The F word: Feminism

Okay, first things first: FEMINISM. IS. NOT. ABOUT. HATING. MEN.

We have three kinds of people in our part of the world, the first kind being feminists and the second kind being anti-feminists a.k.a meninists, and the third kind being the ones that don’t really care.

In Pakistan especially, it has become a stereotype that all feminists hate men, when in reality men being trash is the least of their concerns. Most of the people do not even know what feminism really means, for starters, feminism doesn’t mean that ‘men are trash.’ A feminist, according to the Oxford Dictionary, is a person who supports the belief that women should have the same rights and opportunities as men. So men can be feminists too, surprise surprise!

However, people in Pakistan consider feminism as an anti-Islamic movement that only promotes vulgar western ideologies. When in reality, there’s no religion more feminist than Islam. The message of feminism does not signify that women should in any way be superior to men, nor does it call for immoral and anti-religious practices. It only delivers the message that men and women are equal, one gender is not superior to the other but equal.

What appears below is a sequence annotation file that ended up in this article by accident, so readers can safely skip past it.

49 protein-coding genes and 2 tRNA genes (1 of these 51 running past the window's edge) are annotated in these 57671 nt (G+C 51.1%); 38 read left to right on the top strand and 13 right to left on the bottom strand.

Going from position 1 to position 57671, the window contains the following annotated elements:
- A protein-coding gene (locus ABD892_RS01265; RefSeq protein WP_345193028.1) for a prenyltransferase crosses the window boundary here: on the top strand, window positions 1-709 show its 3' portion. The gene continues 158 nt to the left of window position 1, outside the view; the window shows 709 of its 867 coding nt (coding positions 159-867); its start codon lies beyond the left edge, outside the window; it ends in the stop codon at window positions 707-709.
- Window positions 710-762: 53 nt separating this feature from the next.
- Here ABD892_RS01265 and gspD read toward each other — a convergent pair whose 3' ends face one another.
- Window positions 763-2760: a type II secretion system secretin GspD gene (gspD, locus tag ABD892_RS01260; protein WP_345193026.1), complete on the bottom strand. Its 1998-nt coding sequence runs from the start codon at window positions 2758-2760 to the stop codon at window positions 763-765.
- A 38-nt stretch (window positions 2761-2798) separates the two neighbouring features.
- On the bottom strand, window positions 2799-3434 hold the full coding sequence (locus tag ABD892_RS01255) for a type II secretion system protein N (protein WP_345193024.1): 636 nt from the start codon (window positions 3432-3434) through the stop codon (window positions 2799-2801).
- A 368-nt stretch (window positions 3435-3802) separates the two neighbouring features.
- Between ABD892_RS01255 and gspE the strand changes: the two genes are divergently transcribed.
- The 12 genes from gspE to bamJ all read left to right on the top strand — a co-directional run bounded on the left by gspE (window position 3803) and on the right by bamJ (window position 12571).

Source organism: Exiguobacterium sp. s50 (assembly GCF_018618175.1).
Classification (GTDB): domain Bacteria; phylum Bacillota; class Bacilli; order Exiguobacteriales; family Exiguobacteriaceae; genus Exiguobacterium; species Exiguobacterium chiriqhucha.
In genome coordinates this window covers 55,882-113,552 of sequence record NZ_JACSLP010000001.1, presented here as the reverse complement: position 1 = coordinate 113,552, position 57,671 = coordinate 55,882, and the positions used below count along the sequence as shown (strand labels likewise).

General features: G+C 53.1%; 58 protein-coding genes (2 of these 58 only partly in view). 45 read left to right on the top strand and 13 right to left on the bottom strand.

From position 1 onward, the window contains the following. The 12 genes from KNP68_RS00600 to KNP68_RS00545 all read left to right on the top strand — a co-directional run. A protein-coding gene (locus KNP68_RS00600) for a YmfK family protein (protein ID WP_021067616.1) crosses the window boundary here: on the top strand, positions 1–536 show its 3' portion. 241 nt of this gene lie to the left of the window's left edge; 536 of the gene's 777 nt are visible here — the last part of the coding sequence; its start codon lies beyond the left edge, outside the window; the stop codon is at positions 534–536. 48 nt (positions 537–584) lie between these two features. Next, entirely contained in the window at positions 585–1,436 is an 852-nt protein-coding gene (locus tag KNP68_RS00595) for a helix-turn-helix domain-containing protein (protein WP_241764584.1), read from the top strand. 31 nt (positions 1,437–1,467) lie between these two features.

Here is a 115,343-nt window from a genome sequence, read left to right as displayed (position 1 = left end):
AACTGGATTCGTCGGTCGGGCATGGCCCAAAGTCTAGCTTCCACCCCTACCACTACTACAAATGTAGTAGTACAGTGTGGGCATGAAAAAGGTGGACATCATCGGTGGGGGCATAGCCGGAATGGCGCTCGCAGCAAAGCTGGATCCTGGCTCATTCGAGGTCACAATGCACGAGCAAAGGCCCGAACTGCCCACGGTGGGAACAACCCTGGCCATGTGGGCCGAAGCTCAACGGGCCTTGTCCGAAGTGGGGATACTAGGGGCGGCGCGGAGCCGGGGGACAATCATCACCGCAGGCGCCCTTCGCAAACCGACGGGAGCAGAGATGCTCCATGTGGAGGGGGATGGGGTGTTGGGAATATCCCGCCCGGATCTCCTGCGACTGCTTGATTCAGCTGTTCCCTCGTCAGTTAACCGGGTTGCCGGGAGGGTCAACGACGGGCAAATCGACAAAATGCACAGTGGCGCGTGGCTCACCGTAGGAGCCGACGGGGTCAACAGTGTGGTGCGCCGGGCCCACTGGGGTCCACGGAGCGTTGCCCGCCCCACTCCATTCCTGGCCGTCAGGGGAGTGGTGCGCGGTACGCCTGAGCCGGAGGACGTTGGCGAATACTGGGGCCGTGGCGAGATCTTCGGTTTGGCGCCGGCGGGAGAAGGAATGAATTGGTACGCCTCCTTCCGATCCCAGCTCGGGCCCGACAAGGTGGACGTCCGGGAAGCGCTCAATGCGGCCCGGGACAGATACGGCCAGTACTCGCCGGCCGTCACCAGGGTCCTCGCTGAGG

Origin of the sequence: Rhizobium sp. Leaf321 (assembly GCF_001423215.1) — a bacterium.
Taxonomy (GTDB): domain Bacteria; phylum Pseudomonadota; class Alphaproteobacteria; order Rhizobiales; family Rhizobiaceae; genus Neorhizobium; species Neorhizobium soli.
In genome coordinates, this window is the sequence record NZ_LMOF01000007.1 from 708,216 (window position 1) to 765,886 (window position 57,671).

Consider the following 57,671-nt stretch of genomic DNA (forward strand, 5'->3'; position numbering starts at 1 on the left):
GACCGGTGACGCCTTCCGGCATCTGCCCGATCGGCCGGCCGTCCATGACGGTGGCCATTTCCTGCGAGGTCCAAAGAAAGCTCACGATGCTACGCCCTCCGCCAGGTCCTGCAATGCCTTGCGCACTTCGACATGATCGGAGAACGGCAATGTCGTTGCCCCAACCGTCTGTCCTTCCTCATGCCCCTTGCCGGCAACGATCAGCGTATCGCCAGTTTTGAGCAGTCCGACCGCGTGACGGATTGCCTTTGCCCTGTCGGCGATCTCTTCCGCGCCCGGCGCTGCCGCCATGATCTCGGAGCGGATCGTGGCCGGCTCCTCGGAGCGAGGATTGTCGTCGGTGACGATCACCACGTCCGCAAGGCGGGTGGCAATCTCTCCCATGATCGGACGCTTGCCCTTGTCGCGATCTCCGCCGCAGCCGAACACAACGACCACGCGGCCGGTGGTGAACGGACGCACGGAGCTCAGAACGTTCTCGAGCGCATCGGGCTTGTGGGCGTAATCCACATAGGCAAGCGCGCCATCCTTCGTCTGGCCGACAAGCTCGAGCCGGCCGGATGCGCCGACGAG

In the age of hashtags it is very easy to be swayed away by feminism being a western concept, hashtags like ‘free the nipple,’ ‘free bleeding,’ may influence our society’s perspective of feminism but it is very important to understand that feminism has so much more to offer if you dig deeper. It is not defined by these hashtags but by the personalities of Fatima Jinnah, Begum Rana Liaquat Ali, Jehan Ara, Nighat Dad, Malala Yousafzai, Samina Baig, Muniba Mazari – these are the women who should be the real inspiration and not some Kardashian. These are the women who truly define feminism by proving the patriarchal society wrong with their achievements and actions that speak volumes of what women can do, only if given the opportunities.

People say that women in Pakistan have greatly progressed, they have access to basic necessities, they have the means to get educated in whatever field they want to, they have jobs, they can drive freely – but what we fail to realize is that these are the basic rights every human has, which, a few decades back were not available to women in Pakistan. I really don’t care if you call yourself a feminist or not, but you do owe it to the movement if you have access to sanitary and basic health facilities, higher education, if you drive, if you cast your vote (because women weren’t allowed to vote), if you feel safe at your workplace (#MeToo), you owe it all to this very movement. And if I were you, I’d actually do my research thoroughly before dismissing feminism as a useless and western movement.

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